freezing" (perhaps Hannes Alfven's largest contribution to the
plasma physics field) is a very important aspect of plasma physics
for many astrophysical plasmas. Even though the particles have very
long mean free paths, the presence of even a very weak magnetic
field ties the particles together.

(From Alfven)
Let's assume that the magnetic field in interstellar space is
10^{-5} Gauss (the Earth's magnetic field is about 1/2 Gauss) and
that the plasma particles have a temperature (i.e. thermal motion,
which can be quite "hot" even though space is "cold") of 10^4K. If
the magnetic field was not present, then the atoms would travel
about 10^13 cm before encountering another atom. However with the
presence of the magnetic field, the atom (proton say), would move
about 10^7 cm (250 km) before encountering another particle. So the
feeble magnetic field reduced the freedom of motion of the charged
particle by a factor on the order of millions or billions of times.

You may wonder *how* the presence of the magnetic field reduces the

When the magnetic field is frozen into the plasma, the charged
particles of the plasma gyrate about the magnetic field direction at
their gyrofrequency. They don't move freely, you see. Not only is
the particle's motion restricted to they gyro-motions, but the
magnetic field typically varies in intensity and direction, which
tightly controls how the particles move. A magnetic field
sufficiently strong enough may propel the particles in opposite
directions. Often, magnetic fields in space act as mirrors, where
the particles oscillate between two turning points in their spiral
orbits. Therefore, their freedom of motion is greatly reduced even
in the direction of the magnetic field.

The gyro motion and radius of ions and electrons move differently
with respect to the same magnetic field. If both kinds of particles
have the same energy, then the gyroradius of the electron is much
smaller than the gyroradius of the ion, and it moves in the opposite
direction. The more energetic the particle, the larger is the


The last concept I wish to introduce is the idea of shock waves in
this collisionless plasma environment. Some or many violent
astrophysical events create shocks. The thickness of the shock front
is the same order as the mean free path of the particles. However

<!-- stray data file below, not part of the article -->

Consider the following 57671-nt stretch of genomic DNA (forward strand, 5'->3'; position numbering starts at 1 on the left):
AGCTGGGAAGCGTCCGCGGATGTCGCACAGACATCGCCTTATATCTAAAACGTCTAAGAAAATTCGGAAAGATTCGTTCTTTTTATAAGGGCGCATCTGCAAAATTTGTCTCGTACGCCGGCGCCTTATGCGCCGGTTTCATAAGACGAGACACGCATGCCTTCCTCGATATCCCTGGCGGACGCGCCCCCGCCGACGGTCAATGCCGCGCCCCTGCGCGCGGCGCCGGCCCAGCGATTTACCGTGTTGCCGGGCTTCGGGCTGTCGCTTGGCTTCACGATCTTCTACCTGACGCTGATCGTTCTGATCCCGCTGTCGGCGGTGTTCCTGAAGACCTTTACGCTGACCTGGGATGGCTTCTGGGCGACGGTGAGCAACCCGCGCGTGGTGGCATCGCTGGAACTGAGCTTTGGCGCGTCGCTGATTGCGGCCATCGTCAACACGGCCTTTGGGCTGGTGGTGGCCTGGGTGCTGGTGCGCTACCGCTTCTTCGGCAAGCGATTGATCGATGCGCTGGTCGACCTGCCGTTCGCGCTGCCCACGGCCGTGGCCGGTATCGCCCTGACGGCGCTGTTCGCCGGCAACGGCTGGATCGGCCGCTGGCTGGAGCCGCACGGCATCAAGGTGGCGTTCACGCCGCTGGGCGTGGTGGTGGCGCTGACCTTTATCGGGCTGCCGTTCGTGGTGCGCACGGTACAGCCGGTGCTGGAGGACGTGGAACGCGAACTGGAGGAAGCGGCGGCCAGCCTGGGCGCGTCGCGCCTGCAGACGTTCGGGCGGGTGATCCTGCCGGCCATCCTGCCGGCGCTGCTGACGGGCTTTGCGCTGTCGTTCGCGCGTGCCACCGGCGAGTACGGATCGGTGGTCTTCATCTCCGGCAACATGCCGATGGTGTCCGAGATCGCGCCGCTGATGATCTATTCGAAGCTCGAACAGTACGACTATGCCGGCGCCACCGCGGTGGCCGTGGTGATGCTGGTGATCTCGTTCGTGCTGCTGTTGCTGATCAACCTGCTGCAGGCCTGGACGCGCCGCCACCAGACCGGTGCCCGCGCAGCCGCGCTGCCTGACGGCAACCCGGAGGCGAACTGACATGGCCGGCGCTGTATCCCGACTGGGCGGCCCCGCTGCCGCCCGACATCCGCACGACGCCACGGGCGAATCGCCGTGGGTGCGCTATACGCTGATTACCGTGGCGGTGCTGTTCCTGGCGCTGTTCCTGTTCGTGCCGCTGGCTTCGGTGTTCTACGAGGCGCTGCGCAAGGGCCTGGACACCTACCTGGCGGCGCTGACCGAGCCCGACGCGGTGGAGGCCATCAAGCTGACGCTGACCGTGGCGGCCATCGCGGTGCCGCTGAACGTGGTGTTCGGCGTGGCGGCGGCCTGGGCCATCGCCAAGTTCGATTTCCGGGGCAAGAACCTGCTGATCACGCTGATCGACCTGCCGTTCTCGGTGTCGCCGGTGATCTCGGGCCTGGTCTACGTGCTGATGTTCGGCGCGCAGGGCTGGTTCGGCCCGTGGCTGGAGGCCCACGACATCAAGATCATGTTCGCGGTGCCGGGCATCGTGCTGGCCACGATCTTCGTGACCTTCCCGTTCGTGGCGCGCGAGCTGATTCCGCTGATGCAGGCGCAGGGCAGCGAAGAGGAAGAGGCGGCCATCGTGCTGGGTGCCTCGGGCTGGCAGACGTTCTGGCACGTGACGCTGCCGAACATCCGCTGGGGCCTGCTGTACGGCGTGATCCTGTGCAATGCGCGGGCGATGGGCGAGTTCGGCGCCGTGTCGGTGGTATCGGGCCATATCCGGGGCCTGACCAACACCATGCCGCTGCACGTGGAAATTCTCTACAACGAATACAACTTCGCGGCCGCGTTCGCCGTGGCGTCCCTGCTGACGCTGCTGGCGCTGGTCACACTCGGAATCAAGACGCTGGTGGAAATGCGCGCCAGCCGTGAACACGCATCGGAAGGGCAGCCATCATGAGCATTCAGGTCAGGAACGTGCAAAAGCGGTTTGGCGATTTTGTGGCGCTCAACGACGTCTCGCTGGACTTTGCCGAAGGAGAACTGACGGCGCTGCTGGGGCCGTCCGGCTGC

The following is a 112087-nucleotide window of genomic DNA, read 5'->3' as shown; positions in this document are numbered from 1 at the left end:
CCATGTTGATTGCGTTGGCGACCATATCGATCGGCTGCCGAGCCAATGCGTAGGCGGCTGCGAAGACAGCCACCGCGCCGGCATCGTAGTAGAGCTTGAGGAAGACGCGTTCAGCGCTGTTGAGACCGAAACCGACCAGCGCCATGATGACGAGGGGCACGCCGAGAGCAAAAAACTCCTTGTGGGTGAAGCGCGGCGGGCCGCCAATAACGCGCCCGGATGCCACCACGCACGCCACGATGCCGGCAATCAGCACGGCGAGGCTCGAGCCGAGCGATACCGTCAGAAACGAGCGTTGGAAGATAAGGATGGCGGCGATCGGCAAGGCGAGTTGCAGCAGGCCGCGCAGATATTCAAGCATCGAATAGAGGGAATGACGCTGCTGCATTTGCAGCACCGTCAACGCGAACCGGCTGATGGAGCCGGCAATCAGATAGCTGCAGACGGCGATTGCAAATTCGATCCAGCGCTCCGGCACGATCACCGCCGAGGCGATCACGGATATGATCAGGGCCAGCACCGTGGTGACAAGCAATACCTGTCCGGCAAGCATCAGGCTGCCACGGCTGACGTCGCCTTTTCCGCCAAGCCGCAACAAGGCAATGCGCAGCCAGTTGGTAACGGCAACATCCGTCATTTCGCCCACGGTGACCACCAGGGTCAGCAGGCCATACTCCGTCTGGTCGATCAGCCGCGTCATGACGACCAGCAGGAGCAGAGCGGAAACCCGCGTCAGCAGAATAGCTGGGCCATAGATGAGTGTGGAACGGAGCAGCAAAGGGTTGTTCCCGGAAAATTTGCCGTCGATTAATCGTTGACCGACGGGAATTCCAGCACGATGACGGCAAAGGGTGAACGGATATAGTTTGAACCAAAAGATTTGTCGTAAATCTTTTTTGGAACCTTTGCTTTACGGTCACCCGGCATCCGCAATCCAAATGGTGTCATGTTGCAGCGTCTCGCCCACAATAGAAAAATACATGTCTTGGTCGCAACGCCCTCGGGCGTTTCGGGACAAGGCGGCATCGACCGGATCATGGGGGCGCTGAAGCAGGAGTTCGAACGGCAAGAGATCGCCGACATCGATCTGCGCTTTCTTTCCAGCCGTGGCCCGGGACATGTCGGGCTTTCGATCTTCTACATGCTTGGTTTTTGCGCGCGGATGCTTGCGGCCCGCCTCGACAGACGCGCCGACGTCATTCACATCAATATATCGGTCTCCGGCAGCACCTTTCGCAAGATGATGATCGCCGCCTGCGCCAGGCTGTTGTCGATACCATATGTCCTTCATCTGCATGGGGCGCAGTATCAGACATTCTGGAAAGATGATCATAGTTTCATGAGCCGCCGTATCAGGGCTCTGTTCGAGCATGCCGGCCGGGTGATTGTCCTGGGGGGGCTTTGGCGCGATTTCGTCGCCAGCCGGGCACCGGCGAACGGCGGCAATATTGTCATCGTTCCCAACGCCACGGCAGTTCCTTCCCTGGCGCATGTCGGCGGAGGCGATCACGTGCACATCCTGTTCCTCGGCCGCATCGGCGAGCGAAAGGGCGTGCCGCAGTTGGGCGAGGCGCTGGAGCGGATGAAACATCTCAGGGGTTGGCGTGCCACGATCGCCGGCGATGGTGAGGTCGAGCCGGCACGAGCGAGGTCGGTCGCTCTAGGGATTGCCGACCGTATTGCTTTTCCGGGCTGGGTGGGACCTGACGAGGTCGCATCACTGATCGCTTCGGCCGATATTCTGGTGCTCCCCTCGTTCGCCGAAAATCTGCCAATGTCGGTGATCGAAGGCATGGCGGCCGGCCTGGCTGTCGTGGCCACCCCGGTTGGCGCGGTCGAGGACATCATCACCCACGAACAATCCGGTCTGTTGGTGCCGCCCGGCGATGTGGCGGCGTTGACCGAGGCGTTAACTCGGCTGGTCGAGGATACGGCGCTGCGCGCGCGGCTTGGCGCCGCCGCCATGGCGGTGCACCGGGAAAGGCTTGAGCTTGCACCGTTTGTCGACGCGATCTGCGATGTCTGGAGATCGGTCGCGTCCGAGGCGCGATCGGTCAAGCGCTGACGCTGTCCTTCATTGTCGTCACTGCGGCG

the presence of the magnetic field determines the dynamics of the
shock. The effective friction and viscosity needed to transfer
momentum and energy through the shock wave are provided by the
magnetic field, which is tied to the particles of the plasma. The
distance over which energy and momentum are transferred is, to order
of magnitude, the gyroradius of a particle (so for Solar Wind
events, the gyroradius of the proton in the interplanetary magnetic
field.) The _mechanism_ by which energy is transferred is really
complicated: probably through various forms of plasma wave
interactions involving the magnetic field.

BTW: The Earth's magnetosphere has a "bow shock", which is a
standing shock in the Solar Wind ahead of the Earth's magnetosphere.
The magnetic field of the Earth forms an obstacle to the
supersonically flowing Solar Wind. The bow shock slows the Solar
Wind to subsonic speeds, so that the Solar Wind can flow around the

Alfven, H. "Plasma Physics" chapter, in _World-Antiworlds: Antimatter
in Cosmology_, 1966.

Longair, Malcolm _High Energy Astrophysics vol 1_, Cambridge, 1992.


Now to see if I can illuminate your questions regarding Coronal mass

>a) Is a mass-ejection from a star, primarily an ionized plasma
> and does it remain a plasma as it travels through space?

It's complicated. I'm not even sure that it is clear to the solar
physicists yet. I had to look at some Web sites to get a better idea
of the current understanding of CMEs, but it would be better for you
to look in journal articles. I'll just tell you what I found from my
Web and other readings, in particular:

*I didn't save the URLs, but I found a "report" by the American
Geophysical Union, which had pages with titles: "CMEs Near the Sun",
"CMEs in the Heliosphere", so search on that with google and it will
turn up. That report seemed very factual, with many journal
references. The only possibly negative aspect of the report was it
seem to be about 6 years old.
*_Physics of Solar System Plasmas_ by Thomas Cravens, Cambridge